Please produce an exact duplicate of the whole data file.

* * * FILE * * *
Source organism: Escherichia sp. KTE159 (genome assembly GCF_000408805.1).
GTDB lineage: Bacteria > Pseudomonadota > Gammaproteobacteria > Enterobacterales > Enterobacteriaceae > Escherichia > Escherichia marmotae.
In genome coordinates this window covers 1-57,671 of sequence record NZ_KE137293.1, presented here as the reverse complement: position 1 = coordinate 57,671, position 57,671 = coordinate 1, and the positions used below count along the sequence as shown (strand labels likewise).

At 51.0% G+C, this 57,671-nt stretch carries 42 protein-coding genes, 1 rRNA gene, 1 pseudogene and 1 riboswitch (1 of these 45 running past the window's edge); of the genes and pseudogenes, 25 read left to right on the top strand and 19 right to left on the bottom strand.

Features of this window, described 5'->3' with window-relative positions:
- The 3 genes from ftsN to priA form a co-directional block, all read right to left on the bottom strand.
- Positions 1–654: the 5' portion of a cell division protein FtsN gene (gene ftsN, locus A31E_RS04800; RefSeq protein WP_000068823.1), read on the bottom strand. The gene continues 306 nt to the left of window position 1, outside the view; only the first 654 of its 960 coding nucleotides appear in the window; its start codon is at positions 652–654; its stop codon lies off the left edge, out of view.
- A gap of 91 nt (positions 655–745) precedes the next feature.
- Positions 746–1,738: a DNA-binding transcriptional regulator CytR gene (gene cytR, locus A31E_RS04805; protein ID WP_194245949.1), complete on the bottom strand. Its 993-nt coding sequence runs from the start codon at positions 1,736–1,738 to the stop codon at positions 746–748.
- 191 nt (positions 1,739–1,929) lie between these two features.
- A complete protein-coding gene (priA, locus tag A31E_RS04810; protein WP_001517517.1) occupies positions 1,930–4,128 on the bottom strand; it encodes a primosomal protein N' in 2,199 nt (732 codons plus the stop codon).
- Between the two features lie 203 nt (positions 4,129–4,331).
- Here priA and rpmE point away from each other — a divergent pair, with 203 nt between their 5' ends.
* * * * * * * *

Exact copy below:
Source organism: Escherichia sp. KTE159 (genome assembly GCF_000408805.1).
GTDB lineage: Bacteria > Pseudomonadota > Gammaproteobacteria > Enterobacterales > Enterobacteriaceae > Escherichia > Escherichia marmotae.
In genome coordinates this window covers 1-57,671 of sequence record NZ_KE137293.1, presented here as the reverse complement: position 1 = coordinate 57,671, position 57,671 = coordinate 1, and the positions used below count along the sequence as shown (strand labels likewise).

At 51.0% G+C, this 57,671-nt stretch carries 42 protein-coding genes, 1 rRNA gene, 1 pseudogene and 1 riboswitch (1 of these 45 running past the window's edge); of the genes and pseudogenes, 25 read left to right on the top strand and 19 right to left on the bottom strand.

Features of this window, described 5'->3' with window-relative positions:
- The 3 genes from ftsN to priA form a co-directional block, all read right to left on the bottom strand.
- Positions 1–654: the 5' portion of a cell division protein FtsN gene (gene ftsN, locus A31E_RS04800; RefSeq protein WP_000068823.1), read on the bottom strand. The gene continues 306 nt to the left of window position 1, outside the view; only the first 654 of its 960 coding nucleotides appear in the window; its start codon is at positions 652–654; its stop codon lies off the left edge, out of view.
- A gap of 91 nt (positions 655–745) precedes the next feature.
- Positions 746–1,738: a DNA-binding transcriptional regulator CytR gene (gene cytR, locus A31E_RS04805; protein ID WP_194245949.1), complete on the bottom strand. Its 993-nt coding sequence runs from the start codon at positions 1,736–1,738 to the stop codon at positions 746–748.
- 191 nt (positions 1,739–1,929) lie between these two features.
- A complete protein-coding gene (priA, locus tag A31E_RS04810; protein WP_001517517.1) occupies positions 1,930–4,128 on the bottom strand; it encodes a primosomal protein N' in 2,199 nt (732 codons plus the stop codon).
- Between the two features lie 203 nt (positions 4,129–4,331).
- Here priA and rpmE point away from each other — a divergent pair, with 203 nt between their 5' ends.